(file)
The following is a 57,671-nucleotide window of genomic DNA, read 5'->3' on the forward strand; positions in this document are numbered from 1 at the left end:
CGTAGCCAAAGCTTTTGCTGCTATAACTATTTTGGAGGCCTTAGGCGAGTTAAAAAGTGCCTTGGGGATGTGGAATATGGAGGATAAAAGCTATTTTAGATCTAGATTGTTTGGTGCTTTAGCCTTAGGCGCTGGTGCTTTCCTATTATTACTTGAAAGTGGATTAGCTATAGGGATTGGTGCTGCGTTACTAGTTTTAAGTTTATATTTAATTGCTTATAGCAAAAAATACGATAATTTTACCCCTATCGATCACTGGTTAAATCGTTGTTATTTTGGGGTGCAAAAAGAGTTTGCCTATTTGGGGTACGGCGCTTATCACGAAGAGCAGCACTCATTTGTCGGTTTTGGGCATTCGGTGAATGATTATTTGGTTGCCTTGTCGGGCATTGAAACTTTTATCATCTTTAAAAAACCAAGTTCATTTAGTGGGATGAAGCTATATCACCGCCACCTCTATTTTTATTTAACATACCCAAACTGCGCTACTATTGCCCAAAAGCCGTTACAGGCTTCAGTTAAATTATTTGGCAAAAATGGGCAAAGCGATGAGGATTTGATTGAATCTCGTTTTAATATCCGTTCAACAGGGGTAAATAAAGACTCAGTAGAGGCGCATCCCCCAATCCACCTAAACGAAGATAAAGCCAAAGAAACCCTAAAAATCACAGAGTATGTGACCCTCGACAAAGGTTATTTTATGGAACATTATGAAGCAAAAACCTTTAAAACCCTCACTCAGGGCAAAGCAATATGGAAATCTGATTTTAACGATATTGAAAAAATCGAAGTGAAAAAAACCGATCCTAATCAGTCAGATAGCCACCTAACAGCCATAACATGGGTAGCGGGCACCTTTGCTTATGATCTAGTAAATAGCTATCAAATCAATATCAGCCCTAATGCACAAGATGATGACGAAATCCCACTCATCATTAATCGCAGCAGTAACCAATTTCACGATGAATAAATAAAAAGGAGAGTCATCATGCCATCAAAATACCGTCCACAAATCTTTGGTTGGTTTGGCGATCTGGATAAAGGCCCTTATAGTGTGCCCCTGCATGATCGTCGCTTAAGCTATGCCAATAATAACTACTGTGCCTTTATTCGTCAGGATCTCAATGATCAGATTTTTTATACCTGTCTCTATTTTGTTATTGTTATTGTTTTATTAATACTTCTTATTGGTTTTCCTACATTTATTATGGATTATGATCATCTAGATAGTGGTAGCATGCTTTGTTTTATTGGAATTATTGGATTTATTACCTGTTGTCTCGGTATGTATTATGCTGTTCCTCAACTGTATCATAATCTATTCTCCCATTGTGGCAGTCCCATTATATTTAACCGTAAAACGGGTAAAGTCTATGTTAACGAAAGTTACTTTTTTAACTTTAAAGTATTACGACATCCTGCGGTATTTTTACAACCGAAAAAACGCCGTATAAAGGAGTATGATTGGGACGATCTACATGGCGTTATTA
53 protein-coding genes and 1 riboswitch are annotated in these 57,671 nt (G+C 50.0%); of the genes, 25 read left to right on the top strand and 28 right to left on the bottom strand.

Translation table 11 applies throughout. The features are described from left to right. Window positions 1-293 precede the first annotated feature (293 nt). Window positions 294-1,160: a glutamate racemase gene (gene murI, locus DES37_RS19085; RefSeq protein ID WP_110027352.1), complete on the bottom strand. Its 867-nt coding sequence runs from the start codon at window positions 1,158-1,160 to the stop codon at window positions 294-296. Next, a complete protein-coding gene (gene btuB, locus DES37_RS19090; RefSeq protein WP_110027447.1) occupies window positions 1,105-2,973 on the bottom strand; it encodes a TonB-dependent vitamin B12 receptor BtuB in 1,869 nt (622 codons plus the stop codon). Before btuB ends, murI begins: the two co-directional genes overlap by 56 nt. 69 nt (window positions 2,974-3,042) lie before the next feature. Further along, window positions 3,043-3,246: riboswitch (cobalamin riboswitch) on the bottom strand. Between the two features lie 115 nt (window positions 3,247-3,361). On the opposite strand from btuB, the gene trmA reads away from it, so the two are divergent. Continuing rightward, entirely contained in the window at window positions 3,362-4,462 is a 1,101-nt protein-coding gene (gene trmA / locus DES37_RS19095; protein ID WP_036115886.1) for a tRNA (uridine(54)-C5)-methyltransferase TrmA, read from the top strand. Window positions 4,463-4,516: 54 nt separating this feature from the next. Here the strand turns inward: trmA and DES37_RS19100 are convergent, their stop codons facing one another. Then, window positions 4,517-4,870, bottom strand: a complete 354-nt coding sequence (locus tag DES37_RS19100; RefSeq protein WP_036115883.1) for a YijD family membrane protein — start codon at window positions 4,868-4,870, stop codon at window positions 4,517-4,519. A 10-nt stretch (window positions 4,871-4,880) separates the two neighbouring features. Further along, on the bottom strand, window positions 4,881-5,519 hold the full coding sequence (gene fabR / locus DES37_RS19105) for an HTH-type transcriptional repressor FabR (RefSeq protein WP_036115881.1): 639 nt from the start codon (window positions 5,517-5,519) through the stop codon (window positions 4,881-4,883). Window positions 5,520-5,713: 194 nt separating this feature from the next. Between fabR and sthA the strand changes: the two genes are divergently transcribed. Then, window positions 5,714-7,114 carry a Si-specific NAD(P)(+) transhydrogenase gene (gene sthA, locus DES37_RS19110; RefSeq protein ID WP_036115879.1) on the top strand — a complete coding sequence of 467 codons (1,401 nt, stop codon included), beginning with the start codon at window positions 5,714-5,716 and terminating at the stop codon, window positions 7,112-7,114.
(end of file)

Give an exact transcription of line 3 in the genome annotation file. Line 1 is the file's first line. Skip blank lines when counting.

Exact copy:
53 protein-coding genes and 1 riboswitch are annotated in these 57,671 nt (G+C 50.0%); of the genes, 25 read left to right on the top strand and 28 right to left on the bottom strand.